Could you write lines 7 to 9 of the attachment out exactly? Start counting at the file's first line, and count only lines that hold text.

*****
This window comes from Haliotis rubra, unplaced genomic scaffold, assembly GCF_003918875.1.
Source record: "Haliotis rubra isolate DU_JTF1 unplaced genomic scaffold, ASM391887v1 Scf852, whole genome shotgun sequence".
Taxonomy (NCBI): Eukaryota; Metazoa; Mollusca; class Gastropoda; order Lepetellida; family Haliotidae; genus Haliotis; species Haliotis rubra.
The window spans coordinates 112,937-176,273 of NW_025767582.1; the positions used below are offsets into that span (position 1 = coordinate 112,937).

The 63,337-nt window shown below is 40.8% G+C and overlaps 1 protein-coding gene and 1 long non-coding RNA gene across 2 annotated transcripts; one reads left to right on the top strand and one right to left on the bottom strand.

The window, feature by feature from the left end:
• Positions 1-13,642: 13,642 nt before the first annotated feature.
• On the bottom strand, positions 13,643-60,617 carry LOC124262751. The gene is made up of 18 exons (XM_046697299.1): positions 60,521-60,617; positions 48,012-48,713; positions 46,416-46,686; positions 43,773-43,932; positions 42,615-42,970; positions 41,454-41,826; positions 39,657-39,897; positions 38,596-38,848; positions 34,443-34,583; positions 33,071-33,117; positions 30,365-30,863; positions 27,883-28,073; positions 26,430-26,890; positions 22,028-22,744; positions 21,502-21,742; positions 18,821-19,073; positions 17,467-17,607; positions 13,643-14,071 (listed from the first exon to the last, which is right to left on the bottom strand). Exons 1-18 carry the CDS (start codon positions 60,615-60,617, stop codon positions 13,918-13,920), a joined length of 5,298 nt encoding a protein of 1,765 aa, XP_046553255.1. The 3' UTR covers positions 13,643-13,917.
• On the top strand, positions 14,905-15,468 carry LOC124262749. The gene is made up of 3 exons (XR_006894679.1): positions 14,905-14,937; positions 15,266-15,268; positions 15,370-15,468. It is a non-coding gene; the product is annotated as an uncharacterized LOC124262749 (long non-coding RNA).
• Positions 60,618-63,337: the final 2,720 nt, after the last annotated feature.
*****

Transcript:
• Positions 1-13,642: 13,642 nt before the first annotated feature.
• On the bottom strand, positions 13,643-60,617 carry LOC124262751. The gene is made up of 18 exons (XM_046697299.1): positions 60,521-60,617; positions 48,012-48,713; positions 46,416-46,686; positions 43,773-43,932; positions 42,615-42,970; positions 41,454-41,826; positions 39,657-39,897; positions 38,596-38,848; positions 34,443-34,583; positions 33,071-33,117; positions 30,365-30,863; positions 27,883-28,073; positions 26,430-26,890; positions 22,028-22,744; positions 21,502-21,742; positions 18,821-19,073; positions 17,467-17,607; positions 13,643-14,071 (listed from the first exon to the last, which is right to left on the bottom strand). Exons 1-18 carry the CDS (start codon positions 60,615-60,617, stop codon positions 13,918-13,920), a joined length of 5,298 nt encoding a protein of 1,765 aa, XP_046553255.1. The 3' UTR covers positions 13,643-13,917.
• On the top strand, positions 14,905-15,468 carry LOC124262749. The gene is made up of 3 exons (XR_006894679.1): positions 14,905-14,937; positions 15,266-15,268; positions 15,370-15,468. It is a non-coding gene; the product is annotated as an uncharacterized LOC124262749 (long non-coding RNA).